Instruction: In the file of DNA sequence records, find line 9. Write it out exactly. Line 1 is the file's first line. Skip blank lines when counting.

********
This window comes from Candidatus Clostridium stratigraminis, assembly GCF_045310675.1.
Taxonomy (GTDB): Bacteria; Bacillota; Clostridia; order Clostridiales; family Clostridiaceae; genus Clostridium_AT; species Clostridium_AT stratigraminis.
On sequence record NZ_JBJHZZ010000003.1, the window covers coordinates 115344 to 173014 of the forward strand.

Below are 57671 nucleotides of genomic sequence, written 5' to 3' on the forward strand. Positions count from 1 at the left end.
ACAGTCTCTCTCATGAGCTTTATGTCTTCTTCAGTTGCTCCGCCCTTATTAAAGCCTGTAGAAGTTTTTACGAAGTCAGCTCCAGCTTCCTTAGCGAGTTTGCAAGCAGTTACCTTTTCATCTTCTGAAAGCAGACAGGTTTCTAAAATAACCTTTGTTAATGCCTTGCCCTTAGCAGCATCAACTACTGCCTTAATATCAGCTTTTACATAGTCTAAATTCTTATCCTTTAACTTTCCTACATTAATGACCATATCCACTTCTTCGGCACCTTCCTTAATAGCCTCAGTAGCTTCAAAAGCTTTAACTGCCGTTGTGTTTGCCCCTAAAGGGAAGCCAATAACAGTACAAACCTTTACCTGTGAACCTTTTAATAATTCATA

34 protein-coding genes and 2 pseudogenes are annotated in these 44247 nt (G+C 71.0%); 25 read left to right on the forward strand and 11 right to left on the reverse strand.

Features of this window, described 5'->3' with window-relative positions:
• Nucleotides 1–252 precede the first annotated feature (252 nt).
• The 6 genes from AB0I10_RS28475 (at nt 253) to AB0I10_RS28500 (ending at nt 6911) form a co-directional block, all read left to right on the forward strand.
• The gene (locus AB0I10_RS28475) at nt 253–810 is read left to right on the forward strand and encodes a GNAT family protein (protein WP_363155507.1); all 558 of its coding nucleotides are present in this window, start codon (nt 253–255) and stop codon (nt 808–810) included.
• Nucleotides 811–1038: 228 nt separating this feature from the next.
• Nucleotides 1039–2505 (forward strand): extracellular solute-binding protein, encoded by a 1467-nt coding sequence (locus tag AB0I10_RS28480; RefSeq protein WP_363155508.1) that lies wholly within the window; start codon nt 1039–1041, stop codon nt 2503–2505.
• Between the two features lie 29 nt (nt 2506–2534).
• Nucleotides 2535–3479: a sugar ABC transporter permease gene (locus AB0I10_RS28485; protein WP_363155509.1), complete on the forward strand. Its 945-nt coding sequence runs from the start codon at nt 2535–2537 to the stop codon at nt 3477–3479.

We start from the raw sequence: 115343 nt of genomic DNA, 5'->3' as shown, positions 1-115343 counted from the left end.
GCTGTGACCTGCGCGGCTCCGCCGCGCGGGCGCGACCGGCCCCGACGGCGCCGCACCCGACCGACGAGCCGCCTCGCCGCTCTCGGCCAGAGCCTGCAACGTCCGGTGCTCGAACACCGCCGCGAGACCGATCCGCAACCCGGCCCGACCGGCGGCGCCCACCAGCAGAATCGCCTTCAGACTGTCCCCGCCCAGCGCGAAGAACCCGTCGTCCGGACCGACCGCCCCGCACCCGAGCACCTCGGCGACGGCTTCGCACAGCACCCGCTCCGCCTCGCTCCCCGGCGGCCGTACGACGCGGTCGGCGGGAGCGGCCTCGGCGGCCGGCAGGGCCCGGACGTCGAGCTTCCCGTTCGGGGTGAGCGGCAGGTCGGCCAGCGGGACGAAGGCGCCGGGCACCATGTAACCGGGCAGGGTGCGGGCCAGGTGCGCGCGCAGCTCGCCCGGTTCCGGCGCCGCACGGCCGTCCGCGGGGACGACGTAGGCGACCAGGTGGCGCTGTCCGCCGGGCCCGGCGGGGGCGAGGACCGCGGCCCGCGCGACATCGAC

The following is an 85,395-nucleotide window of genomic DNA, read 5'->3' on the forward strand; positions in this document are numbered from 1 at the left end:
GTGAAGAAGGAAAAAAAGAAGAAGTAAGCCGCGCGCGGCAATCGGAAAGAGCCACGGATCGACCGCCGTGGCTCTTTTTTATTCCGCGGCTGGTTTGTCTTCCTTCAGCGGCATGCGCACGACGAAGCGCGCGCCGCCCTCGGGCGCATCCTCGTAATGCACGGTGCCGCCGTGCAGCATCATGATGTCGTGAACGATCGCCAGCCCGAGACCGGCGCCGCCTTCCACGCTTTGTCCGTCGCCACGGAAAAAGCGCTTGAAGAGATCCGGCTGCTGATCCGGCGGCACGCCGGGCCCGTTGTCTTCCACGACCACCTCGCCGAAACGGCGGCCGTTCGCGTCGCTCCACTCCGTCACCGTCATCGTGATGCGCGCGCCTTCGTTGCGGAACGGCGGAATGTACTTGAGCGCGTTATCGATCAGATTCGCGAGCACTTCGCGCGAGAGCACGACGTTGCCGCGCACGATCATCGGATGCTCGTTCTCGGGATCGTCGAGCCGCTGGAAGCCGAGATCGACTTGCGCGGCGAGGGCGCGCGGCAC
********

• The 6 genes from AB0I10_RS28475 (at nt 253) to AB0I10_RS28500 (ending at nt 6911) form a co-directional block, all read left to right on the forward strand.